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About to give up on my tachometer.

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  • About to give up on my tachometer.

    Hi guys:

    I'm going to need a tach when I get the new motor going and I thought I might make it permanent.

    I already have a digital counter with a good display, it has update and inhibit inputs so with a bit of logic I can get it to update about once a second.

    The problem is I need to count '60' each revolution to get the fast updates.

    I printed out a 24" zebra pattern I can wrap around the big 8" pulley but it's going to be difficult and unreliable.

    Any ideas?
    Or should I throw in the towel and figger out how to get HF to ship me one of these.
    Mike

    My Dad always said, "If you want people to do things for you on the farm, you have to buy a machine they can sit on that does most of the work."

  • #2
    I'm not sure what you're looking for with your integrated tach setup, but I can tell you from experience that photo tachs are the absolute bee's knees. Once you get one in your hands you'll be checking the speed on anything that moves.

    I can't speak for the HF version though, $40 is insultingly cheap for something like that.

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    • #3
      I got one of the cheap tachs from the local discounter for a project. The only issue I had was adequate flagging on the turning shaft. sticking a piece of aluminum tape on a freshly machined surface didn't work well. I switched to black electrical tape, which gave good results.
      Design to 0.0001", measure to 1/32", cut with an axe, grind to fit

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      • #4
        I got one of these, although not from this particular store.
        For the price of a six-pack I have a tach that I can use all over the shop, these things literally have a thousand uses, handier than a shirt pocket.

        As far as picking up a signal for optical tachs I've always just used a white spot of paint from a metal paint marking pen, works great.
        Home, down in the valley behind the Red Angus
        Bad Decisions Make Good Stories​

        Location: British Columbia

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        • #5
          Cheap chinese tachs work fine for home use or look up tachulator.

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          • #6
            HF tach

            I bought one of the HF tachs and don't know how I ever got along without it.
            I have two drill presses, three lathes and a mill.
            All of them require belt/pully changes to change speed.
            I found that the posted speeds were way off on some of the machines.
            The tachs got me to the proper surface speeds and my finishes have improved and things just cut better.
            Buy one - it's a bargin.
            Bill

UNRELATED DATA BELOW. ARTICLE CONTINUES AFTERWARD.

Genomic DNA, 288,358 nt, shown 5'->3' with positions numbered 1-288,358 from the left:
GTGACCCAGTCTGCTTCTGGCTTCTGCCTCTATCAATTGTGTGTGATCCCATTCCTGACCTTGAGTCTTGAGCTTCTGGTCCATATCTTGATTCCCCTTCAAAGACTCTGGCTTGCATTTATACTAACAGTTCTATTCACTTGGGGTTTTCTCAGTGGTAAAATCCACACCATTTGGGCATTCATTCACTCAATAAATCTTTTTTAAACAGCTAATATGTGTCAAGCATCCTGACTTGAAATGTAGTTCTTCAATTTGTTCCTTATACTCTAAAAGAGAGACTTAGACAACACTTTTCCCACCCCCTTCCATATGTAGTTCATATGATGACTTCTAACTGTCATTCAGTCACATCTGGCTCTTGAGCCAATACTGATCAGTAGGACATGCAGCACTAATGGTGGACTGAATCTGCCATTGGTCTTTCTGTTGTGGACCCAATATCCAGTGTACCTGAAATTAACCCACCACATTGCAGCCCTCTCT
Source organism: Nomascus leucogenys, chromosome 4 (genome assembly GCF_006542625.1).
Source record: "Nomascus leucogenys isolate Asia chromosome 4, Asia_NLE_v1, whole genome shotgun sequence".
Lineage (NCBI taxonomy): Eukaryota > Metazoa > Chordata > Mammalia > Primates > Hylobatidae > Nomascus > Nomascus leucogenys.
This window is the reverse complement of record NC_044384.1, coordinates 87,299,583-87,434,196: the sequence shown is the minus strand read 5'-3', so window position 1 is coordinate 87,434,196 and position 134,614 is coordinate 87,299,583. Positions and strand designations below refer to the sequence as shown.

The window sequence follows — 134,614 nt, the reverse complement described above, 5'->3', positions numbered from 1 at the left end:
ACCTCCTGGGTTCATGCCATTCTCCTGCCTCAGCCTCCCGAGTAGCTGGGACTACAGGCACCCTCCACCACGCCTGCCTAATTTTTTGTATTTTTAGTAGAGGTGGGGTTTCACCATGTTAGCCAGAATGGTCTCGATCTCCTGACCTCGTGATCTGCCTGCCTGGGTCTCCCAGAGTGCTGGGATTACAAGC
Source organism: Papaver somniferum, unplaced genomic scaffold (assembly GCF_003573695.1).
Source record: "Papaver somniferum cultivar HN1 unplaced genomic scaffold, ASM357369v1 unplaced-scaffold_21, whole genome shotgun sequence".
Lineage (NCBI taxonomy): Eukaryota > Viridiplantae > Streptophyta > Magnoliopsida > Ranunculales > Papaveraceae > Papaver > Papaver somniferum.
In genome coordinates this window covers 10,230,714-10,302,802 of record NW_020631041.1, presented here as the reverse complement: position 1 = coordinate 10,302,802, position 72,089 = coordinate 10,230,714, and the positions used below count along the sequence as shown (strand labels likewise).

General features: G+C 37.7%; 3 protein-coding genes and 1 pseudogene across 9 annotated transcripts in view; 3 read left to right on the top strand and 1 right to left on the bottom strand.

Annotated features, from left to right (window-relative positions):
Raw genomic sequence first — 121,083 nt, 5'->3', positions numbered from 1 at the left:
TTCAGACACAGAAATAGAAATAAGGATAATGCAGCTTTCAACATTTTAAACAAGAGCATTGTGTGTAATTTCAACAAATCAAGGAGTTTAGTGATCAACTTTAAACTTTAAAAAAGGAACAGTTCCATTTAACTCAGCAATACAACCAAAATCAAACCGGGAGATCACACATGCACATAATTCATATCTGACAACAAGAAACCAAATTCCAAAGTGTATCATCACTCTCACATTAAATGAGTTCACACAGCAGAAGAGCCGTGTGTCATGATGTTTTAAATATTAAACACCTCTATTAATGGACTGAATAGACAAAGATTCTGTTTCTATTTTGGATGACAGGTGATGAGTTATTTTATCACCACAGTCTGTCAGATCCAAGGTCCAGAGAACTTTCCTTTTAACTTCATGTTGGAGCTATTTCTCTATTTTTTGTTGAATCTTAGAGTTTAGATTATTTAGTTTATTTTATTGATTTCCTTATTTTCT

I cut it off twice and it's still too short!

            Comment


            • #7
              Wrap magnetic tape around it and use a hall sensor. Magnetic tape has field reversals in a very regular pattern. You can also use an optosensor and room light. If you drill 60 shallow holes in the rim of the pulley it can be read with a hall sensor.


              Easiest if you insist on doing it yourself is to just count 1 pulse per rev and use that to gate a 555 timer that is producing a high frequency pulse stream. Set the counter to count down and then you can make it produce a direct rpm readout by adjusting the 555 pulse rate.
              Free software for calculating bolt circles and similar: Click Here

              Comment


              • #8
                Originally posted by Evan
                Easiest if you insist on doing it yourself is to just count 1 pulse per rev and use that to gate a 555 timer that is producing a high frequency pulse stream. Set the counter to count down and then you can make it produce a direct rpm readout by adjusting the 555 pulse rate.
                Not keen on drilling 60 holes in the pulley.

                Your 555 idea seems clever but I don't get it.
                The counter will only count up so maybe it won't work.

                Are you suggesting the single bright spot on the pulley toggles the 555 output gate so pulses get through between consecutive spots?
                Then I'd get more counts with lower RPM.
                Hmmmm, maybe that's why it has to count down.
                What happens at zero RPM?
                Mike

                My Dad always said, "If you want people to do things for you on the farm, you have to buy a machine they can sit on that does most of the work."

                Comment


                • #9
                  Originally posted by Seastar
                  I bought one of the HF tachs and don't know how I ever got along without it.
                  I have two drill presses, three lathes and a mill.
                  All of them require belt/pully changes to change speed.
                  I found that the posted speeds were way off on some of the machines.
                  The tachs got me to the proper surface speeds and my finishes have improved and things just cut better.
                  Buy one - it's a bargin.
                  Bill
                  By coincidence, are some of your measured speeds off by +/- 20%?

                  I've faced that issue before. AC synchronous motor speed is tied to input frequency. Parts of the world use 50 Hz as the standard, others 60 Hz. With all the international commerce, it is within reason that a machine was shipped to you with the wrong size pulleys...